F# is an ML language truly at home on .NET with smooth interop with other .NET languages. For example, C# and F# can call each other directly. This means that F# has immediate access to all the .NET Framework APIs, including, for example, WinForms and DirectX. Similarly, libraries developed in F# are available for use from other .NET languages.
F# is also compatible with core Caml; and many Caml libraries and applications can cross-compile either directly or with minor conditionally-compiled changes. This provides an easy path for cross-compiling and/or porting existing Caml code to .NET.
Some F# features:
- F# is the first ML language where all the types and values in an ML program can be accessed from some significant other languages (e.g., C#) in a predictable and friendly way.
- F# was the first released .NET language to produce Generic IL, and the compiler was designed partly with this language in mind. The compiler can also produce (non-generic) v1.0 or v1.1 .NET binaries.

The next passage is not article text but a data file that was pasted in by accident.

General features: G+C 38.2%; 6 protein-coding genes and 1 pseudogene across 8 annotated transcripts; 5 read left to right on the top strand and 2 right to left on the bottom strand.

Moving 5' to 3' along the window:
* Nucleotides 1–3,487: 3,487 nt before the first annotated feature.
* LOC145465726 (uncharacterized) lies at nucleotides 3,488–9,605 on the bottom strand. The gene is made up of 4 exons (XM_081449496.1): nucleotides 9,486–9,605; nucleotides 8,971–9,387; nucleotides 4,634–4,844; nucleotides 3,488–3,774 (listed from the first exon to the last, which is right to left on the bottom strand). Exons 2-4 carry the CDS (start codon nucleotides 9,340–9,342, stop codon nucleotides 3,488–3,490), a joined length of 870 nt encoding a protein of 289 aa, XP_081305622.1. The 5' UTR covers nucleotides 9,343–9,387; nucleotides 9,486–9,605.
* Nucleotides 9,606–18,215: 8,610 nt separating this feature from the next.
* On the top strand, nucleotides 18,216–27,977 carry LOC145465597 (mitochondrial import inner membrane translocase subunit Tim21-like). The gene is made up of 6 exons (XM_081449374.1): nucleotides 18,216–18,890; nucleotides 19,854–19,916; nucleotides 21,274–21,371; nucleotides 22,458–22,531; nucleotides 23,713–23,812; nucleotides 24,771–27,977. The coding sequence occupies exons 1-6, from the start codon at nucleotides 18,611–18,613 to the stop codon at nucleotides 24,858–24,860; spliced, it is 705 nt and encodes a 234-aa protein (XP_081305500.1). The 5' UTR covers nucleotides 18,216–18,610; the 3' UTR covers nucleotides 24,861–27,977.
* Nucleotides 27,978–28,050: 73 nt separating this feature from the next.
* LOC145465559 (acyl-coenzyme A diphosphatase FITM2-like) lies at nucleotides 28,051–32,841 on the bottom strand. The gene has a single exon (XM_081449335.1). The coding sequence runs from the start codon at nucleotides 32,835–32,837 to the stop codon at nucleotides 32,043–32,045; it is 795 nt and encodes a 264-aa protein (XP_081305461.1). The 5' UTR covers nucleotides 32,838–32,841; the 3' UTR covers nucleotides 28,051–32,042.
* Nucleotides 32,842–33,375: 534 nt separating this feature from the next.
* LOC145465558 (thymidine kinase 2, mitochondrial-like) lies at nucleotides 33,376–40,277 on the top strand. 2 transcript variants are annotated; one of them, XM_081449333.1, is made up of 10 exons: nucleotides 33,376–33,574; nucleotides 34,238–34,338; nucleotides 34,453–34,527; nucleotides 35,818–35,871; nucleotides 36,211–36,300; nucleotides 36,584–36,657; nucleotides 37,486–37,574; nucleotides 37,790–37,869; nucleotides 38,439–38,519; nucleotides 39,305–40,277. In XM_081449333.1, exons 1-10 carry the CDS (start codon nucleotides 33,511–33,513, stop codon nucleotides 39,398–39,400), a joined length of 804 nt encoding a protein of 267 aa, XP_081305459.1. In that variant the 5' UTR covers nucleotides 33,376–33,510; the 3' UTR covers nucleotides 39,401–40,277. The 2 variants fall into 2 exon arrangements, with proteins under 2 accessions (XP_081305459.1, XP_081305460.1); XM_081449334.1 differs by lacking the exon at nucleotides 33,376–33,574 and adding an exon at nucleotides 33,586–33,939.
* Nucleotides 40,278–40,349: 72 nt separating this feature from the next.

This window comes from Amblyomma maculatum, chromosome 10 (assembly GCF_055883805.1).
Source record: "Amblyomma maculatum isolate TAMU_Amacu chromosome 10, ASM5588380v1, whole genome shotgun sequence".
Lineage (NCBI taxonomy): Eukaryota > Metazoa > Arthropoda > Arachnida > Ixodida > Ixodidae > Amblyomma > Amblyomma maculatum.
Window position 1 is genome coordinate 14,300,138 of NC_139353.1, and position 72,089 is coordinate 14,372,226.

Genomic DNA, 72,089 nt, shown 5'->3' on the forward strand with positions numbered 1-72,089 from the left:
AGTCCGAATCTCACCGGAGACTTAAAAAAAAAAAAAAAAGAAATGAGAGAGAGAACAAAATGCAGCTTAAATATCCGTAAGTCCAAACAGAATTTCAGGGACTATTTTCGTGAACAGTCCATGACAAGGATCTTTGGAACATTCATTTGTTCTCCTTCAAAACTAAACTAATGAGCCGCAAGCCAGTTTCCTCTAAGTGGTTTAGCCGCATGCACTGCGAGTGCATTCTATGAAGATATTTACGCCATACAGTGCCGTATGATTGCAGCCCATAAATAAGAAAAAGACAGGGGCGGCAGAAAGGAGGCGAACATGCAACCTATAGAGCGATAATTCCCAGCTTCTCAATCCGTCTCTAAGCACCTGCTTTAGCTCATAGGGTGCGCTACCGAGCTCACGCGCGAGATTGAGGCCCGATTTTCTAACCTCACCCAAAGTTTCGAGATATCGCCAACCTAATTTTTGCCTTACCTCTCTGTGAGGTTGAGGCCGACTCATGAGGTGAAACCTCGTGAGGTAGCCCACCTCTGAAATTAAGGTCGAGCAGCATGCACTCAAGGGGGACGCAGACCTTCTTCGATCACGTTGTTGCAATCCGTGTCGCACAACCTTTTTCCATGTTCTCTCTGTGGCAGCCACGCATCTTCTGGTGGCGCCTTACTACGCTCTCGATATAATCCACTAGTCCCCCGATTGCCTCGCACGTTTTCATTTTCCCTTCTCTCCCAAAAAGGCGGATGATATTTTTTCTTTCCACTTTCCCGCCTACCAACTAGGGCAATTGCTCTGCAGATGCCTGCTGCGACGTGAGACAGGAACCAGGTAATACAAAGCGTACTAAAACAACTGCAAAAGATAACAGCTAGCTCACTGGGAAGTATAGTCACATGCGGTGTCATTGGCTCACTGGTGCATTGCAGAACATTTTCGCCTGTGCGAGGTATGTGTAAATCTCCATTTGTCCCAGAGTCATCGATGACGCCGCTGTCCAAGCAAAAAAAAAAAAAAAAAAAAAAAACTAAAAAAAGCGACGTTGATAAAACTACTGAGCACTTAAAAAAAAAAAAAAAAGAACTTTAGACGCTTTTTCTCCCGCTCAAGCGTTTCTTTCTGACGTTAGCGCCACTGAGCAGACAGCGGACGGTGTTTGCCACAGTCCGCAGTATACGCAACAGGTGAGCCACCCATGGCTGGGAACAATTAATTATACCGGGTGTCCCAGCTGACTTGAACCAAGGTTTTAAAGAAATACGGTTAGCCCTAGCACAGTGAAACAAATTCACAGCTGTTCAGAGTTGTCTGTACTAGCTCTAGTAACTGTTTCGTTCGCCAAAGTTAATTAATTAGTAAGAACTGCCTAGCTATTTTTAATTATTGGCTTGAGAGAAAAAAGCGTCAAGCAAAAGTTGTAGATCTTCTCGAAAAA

- F# supports features that are often missing from ML implementations such as Unicode strings, dynamic linking, preemptive multithreading and SMP machine support.
F# for developers:
- The interactive environment fsi.exe supports top-level development and exploration of the dynamics of your code and environment.
- The command line compiler fsc.exe supports separate compilation, debug information and optimization.
- F# comes with F# for Visual Studio, an extension to Visual Studio 2003 and Visual Studio 2005 that supports features such as an integrated build/debug environment, graphical debugging, interactive syntax highlighting, parsing and typechecking, IntelliSense, CodeSense, MethodTips and a simple project system.
- F# can be used with tools from the .NET Framework, Microsoft’s Visual Studio and many other .NET development tools.
- F# comes with an ML compatibility library that approximates and extends some of the OCaml 3.06 libraries. This means you don’t have to use .NET libraries if it is not appropriate. It is possible to write large and sophisticated applications that can be cross-compiled as OCaml code or F# code, and we take this mode of use very seriously.